The following information was taken from the Archdiocese of Portland Vocations website. For more information, visit: https://archdpdxvocations.org/
Reactions can vary widely when parents discover that their son or daughter is considering a single-hearted life of service to God’s people and his Church as a priest or Religious Sister. Some parents are very happy and eager to provide support while others may have questions or concerns about their child’s discernment process or intended vocation.
Here are some do’s and don’ts for parents of those who are discerning a call to the priesthood or religious life:
Don’t overreact. Trust the Holy Spirit is at work in your child’s life in the discernment process, as well as in your own life. Ask for docility to the Spirit.
There are so many cultural and societal factors that can negatively influence a person’s discernment. Many deride or mock a life of sacrificial love. Verbalize your support in word or writing but only when you are sincere and ready. Avoid negative comments or put downs of the Church, or of a possible priestly or Religious vocation.
Supporting a vocation should not happen blindly. Ask questions but be aware that your child may not have many answers initially. Find out how discernment or seminary and the convent work. Talk to a priest you trust. Call or email the Vocation Director to set up a time to meet. Remember that no one is ordained or takes solemn vows right away; it takes anywhere from six to ten years of formation to become a priest or Religious Sister. Throughout that entire process your child will discern freely, and remain always free to leave and pursue other paths in life.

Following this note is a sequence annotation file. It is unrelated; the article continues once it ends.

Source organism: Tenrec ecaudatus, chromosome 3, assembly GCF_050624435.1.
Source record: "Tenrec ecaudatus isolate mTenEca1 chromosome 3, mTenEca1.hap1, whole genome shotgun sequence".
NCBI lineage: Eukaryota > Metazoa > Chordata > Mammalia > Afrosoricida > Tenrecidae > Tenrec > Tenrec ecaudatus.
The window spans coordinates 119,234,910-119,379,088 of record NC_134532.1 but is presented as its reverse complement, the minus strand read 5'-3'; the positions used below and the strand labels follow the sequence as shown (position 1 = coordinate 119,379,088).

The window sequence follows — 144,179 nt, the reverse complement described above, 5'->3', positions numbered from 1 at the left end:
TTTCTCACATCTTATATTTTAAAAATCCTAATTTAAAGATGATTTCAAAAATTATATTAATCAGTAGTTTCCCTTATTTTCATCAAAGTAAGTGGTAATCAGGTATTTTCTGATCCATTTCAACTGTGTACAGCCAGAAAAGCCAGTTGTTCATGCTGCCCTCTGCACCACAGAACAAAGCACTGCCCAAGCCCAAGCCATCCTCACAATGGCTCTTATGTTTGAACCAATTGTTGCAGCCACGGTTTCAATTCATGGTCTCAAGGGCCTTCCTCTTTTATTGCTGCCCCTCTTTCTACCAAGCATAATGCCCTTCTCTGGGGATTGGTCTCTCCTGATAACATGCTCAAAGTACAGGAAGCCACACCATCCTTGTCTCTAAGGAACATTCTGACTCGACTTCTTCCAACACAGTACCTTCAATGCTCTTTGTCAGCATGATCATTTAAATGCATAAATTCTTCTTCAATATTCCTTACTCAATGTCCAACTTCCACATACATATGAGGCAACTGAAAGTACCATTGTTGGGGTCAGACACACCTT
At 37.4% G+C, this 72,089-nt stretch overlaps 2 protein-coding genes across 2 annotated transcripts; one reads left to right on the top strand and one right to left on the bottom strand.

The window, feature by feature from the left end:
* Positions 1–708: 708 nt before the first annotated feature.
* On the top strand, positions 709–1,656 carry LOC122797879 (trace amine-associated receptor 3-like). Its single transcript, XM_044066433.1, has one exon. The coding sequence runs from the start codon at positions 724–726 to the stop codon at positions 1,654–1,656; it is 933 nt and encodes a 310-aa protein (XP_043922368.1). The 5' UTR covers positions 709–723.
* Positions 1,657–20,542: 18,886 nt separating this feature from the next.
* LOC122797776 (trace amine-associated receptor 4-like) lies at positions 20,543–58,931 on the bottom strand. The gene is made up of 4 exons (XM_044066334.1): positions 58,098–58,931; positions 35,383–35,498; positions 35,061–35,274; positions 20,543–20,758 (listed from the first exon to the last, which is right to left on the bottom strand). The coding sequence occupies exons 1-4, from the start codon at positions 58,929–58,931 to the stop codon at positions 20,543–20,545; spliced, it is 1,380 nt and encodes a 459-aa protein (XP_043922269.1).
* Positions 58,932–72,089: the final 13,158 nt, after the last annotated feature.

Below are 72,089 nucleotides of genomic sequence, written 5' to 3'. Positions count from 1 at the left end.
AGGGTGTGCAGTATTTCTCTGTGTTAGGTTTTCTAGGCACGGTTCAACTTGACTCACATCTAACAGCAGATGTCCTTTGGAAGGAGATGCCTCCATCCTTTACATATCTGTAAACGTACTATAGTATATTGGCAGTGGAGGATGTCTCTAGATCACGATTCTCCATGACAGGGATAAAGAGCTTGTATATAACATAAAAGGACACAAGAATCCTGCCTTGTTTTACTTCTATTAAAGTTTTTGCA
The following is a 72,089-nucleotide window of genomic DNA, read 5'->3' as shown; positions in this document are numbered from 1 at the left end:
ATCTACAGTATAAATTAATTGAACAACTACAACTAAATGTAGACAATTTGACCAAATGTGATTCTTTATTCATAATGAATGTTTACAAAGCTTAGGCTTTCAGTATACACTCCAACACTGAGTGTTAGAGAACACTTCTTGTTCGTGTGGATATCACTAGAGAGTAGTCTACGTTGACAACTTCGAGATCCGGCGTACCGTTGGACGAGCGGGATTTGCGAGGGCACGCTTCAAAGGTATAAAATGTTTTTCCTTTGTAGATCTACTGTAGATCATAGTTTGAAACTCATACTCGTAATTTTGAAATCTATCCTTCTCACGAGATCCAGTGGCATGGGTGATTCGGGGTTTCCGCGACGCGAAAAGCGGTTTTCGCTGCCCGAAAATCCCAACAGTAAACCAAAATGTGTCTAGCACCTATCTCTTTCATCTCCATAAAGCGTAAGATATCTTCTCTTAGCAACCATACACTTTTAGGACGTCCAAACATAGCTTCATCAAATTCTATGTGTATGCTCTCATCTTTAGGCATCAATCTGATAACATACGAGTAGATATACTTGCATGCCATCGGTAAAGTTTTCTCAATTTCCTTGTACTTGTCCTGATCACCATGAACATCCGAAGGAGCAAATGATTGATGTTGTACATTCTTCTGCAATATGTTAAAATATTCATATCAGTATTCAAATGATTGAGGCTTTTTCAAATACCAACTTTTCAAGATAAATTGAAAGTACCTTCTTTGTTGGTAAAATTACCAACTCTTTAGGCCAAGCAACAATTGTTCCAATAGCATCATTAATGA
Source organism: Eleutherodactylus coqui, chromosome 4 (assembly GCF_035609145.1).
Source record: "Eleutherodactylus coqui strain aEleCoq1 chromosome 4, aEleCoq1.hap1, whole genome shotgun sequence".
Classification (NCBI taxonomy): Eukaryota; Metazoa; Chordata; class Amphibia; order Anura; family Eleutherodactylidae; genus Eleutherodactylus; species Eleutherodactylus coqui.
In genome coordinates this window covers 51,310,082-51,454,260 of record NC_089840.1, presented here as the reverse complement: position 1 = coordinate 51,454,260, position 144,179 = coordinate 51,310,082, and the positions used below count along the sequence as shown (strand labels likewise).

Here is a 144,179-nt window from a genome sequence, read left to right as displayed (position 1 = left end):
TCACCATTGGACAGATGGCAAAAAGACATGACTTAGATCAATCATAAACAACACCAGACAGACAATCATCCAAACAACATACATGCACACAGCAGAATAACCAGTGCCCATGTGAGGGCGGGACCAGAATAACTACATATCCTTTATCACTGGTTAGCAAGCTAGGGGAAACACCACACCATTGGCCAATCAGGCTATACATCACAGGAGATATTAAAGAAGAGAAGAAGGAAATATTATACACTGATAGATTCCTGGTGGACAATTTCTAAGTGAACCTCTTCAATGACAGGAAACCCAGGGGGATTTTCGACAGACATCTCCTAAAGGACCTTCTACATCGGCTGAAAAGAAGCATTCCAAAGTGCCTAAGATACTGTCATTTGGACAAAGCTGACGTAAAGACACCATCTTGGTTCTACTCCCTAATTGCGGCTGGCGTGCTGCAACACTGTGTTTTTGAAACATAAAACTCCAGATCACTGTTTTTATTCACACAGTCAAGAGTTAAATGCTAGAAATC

The road to the seminary and convent, to priesthood and the Religious life, is paved with ups and downs and graces and crosses similar to those preparing for the Sacrament of Marriage. Initially some inquirers for the seminary or convent may not share much: some because it is so personal, others because they are anxious, and some from fear of rejection or mockery.
Reactions will vary as others find out about your child’s intentions. Be careful not to feel pressure to answer questions you can’t or choose not to. See this as an opportunity to get to know others spiritually and to grow in your own knowledge of the faith.
Love your child, love God, love the Church. Ask God for the grace to love all three. BE PRAYERFUL: Lift your child up in prayer each day as well as their vocation. Don’t forget to do the same for your other children! Give God gratitude for your children. Do not be too anxious about the future…as Scripture says, “fear is useless, what is needed is trust!”
Don’t ordain or consecrate your son or daughter to the priesthood and Religious life today or tomorrow. Your loved one and the Church will decide if and when they are ready.
Don’t badger them about their vocation. Don’t belittle their experience, sincerity, or experience of the Church that may be different from yours.
Don’t fall into the modern trap that unless one is sexually active one cannot be happy. Celibates have the gift of sexuality as Jesus did. We must all struggle to give that gift in a way that honors God and His plan for us and the Church.
Don’t think it is just a phase that will go away. The Lord may be up to something special with your child. The Lord chose simple fishermen, a tax collector and a physician…God chooses whom He wishes.
Don’t try to figure it all out. Pope John Paul II said of his vocation that it was a “gift and mystery.”
What to do…and not to do by Fr. Marcel Taillon